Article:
Richard Bath meets Finn Thomson, who is continuing his family’s whisky connection by setting up his own independent bottling company.
I FIRST heard about Finn Thomson through a mutual friend, over a dram in a remote bar in Ardnamurchan. As someone whose day job includes being the editor of both Scottish Field, where whisky coverage is in our DNA, and specialist whisky magazine Cask & Still, my working life involves a significant amount of time contemplating Scotland’s finest export.
I’m lucky enough to have visited countless distilleries and tried some of the rarest drams on earth, so I’m not easily impressed. Yet despite the fact that there are now a huge number of independent bottlers – which is what Finn Thomson Whisky is – there was something immediately compelling about his story.
The backstory to the launch of his own company, as it was told to me, was about a magnificent array of casks collected by the Thomson family since Finn’s great-great-grandfather, Peter Thomson, set up a grocery and whisky business on the Old High Street in Perth in 1908. One of their staples was their own house blended whisky Beaneagles, which was cheekily named when in 1922 Peter heard of the impending construction of Gleneagles. As well as standard bottles it was also sold in small ceramic bottles in the images of curling stones, Nessie, birds of prey, and the like. Made by some celebrated pottery firms like Royal Doulton, these remain sought-after collectors’ items.
On top of that, the burgeoning company were also agents for some premium brands, such as local malt whisky Macallan, which has gone on to be the single most desirable and collectable malt whisky.
When the company was sold in the 1980s Finn’s grandfather Michael spent the next two decades salting away the young grain and malt casks that had been used in Beneagles, and any other interesting casks he came across. By the time Michael had finished, he had amassed one of Scotland’s largest private cask collections, much of which has now passed down to his grandson.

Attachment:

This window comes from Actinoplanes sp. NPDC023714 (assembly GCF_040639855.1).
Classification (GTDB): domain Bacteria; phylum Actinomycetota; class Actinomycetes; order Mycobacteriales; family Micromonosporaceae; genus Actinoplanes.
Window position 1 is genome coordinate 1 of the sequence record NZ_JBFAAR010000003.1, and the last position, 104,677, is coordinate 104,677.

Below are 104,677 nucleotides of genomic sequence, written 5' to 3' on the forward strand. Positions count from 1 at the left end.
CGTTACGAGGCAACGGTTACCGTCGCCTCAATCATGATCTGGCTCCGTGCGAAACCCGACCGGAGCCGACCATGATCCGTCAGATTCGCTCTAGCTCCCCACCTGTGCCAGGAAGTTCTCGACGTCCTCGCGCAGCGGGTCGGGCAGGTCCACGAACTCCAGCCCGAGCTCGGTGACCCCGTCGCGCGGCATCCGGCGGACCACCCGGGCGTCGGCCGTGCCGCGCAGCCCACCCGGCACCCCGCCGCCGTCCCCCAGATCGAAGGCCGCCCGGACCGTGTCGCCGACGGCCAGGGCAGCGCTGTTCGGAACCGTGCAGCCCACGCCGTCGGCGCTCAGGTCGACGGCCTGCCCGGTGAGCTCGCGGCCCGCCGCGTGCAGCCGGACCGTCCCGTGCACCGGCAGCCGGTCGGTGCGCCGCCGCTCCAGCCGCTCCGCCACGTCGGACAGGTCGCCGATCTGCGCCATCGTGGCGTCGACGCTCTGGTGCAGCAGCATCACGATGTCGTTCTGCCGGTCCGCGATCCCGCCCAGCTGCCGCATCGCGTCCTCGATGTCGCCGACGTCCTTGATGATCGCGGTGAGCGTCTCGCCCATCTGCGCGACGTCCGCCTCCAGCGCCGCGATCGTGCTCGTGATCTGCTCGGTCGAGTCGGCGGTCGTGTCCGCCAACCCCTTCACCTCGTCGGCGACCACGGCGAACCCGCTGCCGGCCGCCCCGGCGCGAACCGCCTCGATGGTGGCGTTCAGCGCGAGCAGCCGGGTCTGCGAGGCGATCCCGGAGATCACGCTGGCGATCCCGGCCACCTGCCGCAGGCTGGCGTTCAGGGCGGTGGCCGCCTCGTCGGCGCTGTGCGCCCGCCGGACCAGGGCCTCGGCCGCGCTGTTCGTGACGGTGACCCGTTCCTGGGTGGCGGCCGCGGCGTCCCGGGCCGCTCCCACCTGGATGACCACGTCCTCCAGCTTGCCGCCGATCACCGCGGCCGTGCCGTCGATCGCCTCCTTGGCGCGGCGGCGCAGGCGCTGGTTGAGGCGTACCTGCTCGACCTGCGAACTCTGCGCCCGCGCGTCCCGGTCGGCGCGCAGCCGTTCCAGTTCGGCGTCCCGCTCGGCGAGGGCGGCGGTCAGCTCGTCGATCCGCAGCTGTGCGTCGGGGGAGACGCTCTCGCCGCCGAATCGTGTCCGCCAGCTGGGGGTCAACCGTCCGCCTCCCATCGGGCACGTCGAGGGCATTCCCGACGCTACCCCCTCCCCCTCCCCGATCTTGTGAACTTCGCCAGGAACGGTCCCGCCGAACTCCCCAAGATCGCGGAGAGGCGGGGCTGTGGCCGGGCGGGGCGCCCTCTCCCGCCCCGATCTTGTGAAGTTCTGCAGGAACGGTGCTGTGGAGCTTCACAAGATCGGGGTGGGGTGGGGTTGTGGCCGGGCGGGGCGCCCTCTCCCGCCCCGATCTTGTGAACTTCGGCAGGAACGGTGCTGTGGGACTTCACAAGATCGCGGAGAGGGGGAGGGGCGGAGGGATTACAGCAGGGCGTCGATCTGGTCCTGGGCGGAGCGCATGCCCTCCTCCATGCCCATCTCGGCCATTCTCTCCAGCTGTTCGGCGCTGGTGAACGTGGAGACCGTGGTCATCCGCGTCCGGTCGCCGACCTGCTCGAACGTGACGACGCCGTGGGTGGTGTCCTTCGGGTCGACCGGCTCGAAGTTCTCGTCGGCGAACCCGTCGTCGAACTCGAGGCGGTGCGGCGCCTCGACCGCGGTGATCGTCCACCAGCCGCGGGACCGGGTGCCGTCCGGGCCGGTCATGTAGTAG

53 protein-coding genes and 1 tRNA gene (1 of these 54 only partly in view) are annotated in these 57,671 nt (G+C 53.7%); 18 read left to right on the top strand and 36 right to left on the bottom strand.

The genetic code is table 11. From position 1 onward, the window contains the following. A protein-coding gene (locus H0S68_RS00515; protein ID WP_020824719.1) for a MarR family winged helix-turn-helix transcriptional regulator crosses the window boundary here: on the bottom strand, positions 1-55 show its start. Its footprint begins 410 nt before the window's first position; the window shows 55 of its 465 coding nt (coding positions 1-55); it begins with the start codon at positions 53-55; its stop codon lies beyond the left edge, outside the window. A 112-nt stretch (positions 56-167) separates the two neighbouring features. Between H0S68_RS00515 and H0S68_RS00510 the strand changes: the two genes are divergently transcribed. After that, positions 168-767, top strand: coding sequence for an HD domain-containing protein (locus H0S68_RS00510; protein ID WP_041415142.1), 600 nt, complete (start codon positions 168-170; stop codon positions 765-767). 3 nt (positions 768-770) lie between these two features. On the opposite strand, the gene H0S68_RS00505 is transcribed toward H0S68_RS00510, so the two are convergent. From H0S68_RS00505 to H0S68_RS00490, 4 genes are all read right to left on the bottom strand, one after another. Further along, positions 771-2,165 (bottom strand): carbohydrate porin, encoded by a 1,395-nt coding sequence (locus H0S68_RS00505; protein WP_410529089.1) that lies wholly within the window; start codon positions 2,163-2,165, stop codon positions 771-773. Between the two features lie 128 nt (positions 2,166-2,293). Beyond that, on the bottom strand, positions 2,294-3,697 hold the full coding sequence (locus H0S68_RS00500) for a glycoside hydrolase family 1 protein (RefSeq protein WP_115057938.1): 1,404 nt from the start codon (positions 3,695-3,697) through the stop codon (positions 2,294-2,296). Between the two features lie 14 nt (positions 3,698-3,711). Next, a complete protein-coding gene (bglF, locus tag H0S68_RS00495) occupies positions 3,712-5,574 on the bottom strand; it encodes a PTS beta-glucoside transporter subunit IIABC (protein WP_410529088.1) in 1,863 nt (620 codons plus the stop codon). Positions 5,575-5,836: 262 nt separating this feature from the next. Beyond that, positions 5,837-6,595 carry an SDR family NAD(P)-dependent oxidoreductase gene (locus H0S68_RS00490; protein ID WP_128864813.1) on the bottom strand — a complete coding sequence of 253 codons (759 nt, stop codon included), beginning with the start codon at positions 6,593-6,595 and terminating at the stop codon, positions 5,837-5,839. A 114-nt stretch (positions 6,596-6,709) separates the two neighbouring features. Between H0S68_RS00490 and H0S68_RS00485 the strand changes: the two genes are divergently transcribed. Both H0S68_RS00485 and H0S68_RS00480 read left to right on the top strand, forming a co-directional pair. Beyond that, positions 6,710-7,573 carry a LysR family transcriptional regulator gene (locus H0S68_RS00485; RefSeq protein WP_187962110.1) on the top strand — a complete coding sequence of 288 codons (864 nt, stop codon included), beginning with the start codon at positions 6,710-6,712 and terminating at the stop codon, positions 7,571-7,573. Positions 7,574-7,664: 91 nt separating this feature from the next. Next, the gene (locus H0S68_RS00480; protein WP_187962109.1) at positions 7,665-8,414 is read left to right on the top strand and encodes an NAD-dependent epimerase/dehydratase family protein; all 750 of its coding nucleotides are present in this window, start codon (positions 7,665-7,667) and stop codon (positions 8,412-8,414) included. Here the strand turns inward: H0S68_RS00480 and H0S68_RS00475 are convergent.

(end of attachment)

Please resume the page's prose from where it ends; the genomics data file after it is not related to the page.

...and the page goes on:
Spending a day in Highland Perthshire on the banks of the Tay with Finn, it was unsurprising that this enthusiastic and knowledgeable thirtysomething was keen to talk about his family history in distilling and selling whisky – after all, 300 years and eight generations is some pedigree. The day learning about the Finn Thompson Whisky range involved food and whisky pairing at the stunning Grandtully Hotel, a tour of his family sites – the highlight of which was a visit to the historic St Mary’s Church, with its amazing ceiling fresco – but, most importantly, some tasting of his launch range of whiskies.
The whole range will be expanded as more whiskies are acquired, but at the moment it is broken down into three categories. The Crown is their starter range, with the youngest a 2009 Inchgower, and the oldest a 15-year-old Caol Ila. The Rare range contains three whiskies: a 32-year-old Auchentoshan, and 34-year-old drams from Dufftown and the North British Distillery. Finally, the real star attraction is the single bottle in the Crown category, 127 bottles of an exceptional 50-year-old Glenlivet whose liquid is almost black and which has beautiful Olorosso sherry aromas – plus dates, figs and sultanas on the palate – from its time in a first-full sherry hogshead. It was exceptional.
After 300 years, the Thomsons could hardly have chosen a better time to launch themselves as independent bottlers and bring their family booty to market. Despite the current global financial uncertainty, there is still a lot of spare cash sloshing around the globe looking for a home, and with whisky prices rising fast the sector continues to see rising prices for its best drams. And make no mistake, the 50-year-old Glenlivet qualifies for that description, and then some…
The Finn Thomson Whisky range is available from Woodwinters, Villeneauve Wines, Freds Drinks, Oban Whisky and Fine Wine, Malts and Spirits, and the Aberdeen Whisky Shop.